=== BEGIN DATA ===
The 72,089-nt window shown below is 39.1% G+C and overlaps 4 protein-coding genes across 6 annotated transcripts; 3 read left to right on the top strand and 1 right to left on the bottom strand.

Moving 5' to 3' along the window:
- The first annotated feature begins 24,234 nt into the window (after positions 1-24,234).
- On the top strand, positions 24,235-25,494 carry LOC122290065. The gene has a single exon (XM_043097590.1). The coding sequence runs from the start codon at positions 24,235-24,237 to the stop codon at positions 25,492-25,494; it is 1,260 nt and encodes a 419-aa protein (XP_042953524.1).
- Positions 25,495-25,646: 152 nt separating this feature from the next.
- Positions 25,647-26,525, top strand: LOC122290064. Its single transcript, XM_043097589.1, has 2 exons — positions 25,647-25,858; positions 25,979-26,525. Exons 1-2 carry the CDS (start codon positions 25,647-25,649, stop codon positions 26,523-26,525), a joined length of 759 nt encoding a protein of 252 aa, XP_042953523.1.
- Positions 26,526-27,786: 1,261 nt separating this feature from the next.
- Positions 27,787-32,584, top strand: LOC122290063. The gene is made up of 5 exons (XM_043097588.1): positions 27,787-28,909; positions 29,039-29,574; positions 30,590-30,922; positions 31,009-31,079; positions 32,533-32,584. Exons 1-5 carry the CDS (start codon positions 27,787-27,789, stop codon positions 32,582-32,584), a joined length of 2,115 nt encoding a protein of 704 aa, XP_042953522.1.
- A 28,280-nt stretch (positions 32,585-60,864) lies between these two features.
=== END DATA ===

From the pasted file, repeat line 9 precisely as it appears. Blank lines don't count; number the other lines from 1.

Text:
- A 28,280-nt stretch (positions 32,585-60,864) lies between these two features.